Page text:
Suspension|Gratuity|Sick Child Leave|Transfer of employment…
5 months ago
This article is a “mishmash”, for lack of a better word. I have put together my responses to various questions that I have been asked in the recent past. I have also included important points brought out in recent decisions of the Court of Appeal.
Under what circumstances can an employer suspend an employee?
It has been held, in a number of cases, that suspension is only lawful if provided in the employment contract or in the employer’s policies and that in the absence of such a provision, the employer should place an employee on administrative leave instead of suspension. This argument seems to me to be an issue of semantics.
Anyway, in a judgment delivered on 24th January 2020 in CMM vs INVESCO, Civ App No. 270 of 2017, the Court of Appeal came out strongly on this issue holding that an employer has the right to place an employee on suspension regardless of whether or not suspension is provided in the contract. The Court held,
We find that line of argument preposterous…suspension and interdiction pending investigations for alleged misconduct is ordinarily part of the disciplinary process …CMM vs INVESCO, Civ App No. 270 of 2017
Can a disciplinary hearing be conducted through documents only?
This is a reiteration of a position that the Court of Appeal has stated severally, that is, that Section 41 of the Employment Act provides for physical interaction in the disciplinary process and therefore the hearing provided under Section 41, must be an oral hearing. (New KCCC vs OAA, Civ App No. 163 of 2017, judgment delivered on 20th December 2019)
When is an employee entitled to gratuity?
Believe it or not, the post on gratuity is one of the most read in this blog, meaning, gratuity is an FAQ, to say the least. In the New KCC case, cited above, the Court of Appeal once again stated that an employee only gets gratuity if it is provided in the employment contract.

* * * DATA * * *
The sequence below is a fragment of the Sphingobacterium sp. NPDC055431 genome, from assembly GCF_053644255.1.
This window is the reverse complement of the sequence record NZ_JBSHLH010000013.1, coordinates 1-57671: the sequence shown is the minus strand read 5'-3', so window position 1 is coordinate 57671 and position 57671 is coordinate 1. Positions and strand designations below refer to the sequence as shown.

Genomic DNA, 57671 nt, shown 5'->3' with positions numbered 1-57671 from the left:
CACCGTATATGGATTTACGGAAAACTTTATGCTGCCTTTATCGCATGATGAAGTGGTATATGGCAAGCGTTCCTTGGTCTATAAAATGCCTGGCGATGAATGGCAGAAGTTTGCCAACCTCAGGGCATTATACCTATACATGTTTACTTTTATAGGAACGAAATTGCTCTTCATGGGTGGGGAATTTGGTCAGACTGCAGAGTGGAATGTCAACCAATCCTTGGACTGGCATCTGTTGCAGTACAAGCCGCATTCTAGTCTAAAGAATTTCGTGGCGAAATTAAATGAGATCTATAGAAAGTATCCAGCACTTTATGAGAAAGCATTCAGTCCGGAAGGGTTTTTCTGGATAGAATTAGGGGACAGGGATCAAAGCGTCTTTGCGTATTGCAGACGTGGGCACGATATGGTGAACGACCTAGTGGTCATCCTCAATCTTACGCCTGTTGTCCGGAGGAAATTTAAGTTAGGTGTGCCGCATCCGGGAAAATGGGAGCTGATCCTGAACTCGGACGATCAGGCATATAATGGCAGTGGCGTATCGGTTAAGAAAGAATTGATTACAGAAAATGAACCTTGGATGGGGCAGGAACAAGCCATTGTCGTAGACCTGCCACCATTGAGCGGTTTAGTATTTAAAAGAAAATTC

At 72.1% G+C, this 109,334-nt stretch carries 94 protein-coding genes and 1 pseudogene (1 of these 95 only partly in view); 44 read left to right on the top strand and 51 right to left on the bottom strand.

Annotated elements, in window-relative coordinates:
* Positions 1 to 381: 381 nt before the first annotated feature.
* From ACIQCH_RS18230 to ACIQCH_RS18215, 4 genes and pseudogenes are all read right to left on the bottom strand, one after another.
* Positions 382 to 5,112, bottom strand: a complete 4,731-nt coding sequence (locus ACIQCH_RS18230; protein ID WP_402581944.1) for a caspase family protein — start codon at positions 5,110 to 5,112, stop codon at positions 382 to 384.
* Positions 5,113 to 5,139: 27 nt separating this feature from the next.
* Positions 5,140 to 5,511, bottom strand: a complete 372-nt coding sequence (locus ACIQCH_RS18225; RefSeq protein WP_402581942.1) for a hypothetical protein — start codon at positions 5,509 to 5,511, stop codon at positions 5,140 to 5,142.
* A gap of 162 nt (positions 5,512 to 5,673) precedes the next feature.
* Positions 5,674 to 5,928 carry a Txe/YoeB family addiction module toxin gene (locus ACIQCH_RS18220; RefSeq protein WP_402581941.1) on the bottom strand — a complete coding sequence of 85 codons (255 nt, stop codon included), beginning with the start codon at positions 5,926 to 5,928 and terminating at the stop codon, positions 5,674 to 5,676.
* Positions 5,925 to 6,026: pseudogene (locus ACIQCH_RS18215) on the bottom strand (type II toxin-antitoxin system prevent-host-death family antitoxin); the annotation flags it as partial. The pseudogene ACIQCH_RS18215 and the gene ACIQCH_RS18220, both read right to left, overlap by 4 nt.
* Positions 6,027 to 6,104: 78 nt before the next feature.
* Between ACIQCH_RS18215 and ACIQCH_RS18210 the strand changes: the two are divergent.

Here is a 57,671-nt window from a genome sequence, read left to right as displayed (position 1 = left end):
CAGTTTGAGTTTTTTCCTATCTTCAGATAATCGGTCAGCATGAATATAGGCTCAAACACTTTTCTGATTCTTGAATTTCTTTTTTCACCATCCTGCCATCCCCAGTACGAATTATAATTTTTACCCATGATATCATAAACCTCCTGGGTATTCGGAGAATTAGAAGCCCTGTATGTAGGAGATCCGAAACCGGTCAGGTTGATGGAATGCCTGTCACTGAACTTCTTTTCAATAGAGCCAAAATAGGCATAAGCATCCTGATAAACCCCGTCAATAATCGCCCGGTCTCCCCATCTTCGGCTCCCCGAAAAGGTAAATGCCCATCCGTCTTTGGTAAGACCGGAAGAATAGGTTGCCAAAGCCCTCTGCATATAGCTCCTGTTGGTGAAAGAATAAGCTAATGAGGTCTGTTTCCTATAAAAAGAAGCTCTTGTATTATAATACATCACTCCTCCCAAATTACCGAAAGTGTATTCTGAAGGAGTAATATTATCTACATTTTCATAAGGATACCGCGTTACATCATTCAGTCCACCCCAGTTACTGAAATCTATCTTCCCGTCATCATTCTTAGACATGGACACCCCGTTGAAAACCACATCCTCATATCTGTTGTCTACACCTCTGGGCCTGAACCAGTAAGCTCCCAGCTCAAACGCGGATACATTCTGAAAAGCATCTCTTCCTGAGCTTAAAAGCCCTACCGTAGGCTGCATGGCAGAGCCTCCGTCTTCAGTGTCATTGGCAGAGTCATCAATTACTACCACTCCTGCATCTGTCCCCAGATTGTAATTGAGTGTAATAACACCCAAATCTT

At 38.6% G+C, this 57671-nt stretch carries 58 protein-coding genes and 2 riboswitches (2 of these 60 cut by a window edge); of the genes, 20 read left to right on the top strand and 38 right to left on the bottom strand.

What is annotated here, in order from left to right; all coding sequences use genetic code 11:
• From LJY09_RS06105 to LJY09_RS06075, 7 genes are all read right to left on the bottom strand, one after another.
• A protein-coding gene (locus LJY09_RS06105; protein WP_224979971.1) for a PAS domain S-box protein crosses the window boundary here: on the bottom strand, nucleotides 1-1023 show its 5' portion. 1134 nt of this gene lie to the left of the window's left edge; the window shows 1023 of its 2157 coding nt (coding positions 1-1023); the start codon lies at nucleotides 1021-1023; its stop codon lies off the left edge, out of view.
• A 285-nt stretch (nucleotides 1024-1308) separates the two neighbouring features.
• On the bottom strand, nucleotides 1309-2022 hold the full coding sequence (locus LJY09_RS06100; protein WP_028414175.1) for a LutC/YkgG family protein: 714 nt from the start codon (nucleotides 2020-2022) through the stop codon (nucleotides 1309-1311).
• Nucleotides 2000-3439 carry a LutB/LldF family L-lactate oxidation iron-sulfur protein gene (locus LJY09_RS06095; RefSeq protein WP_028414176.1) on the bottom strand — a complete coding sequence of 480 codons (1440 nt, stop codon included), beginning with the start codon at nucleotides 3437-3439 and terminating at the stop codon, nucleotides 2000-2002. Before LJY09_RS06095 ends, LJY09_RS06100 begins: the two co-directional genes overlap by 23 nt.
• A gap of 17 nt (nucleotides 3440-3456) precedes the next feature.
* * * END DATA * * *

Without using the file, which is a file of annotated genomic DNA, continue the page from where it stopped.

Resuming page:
If an employee has a sick child, does that entitle them to sick leave?
No, sick leave is only taken on account of the employee’s sickness. The Employment Act does not provide for leave on account of a sick child and therefore, it is not a right by law. The employer may decide to grant a special type of leave for a sick child (family medical leave, dependant leave etc). In the absence of that, the employee may take annual leave or unpaid leave.
How do you transfer employees from one entity to another?
Where the registration status of an employer changes, for example, from a sole proprietor to a partnership or from a company limited by shares to a company limited by guarantee, there is need to transfer the employment contracts from the old entity to the new one.
The answer to how to go about doing the transfer is long because each situation should be looked at bearing in mind its own unique facts. However, generally, there needs to be a written agreement signed by the current employer, proposed new employer and the employee where the employee consents to have their employment transferred to the new employer on the same or better terms and conditions of employment and the new employer consents to this and specifically agrees to recognize that the employee’s years of service with the current employer and also to take over any liabilities or claims arising from the employee’s employment with the current employer.
The employee should be issued with a new contract by the new employer capturing their terms and conditions of employment.
If there is a trade union involved then, needless to say, the union should be consulted on behalf of their members.
Where there is a transfer of business or undertaking, the process is much more complicated and perhaps I’ll address this in a future article.
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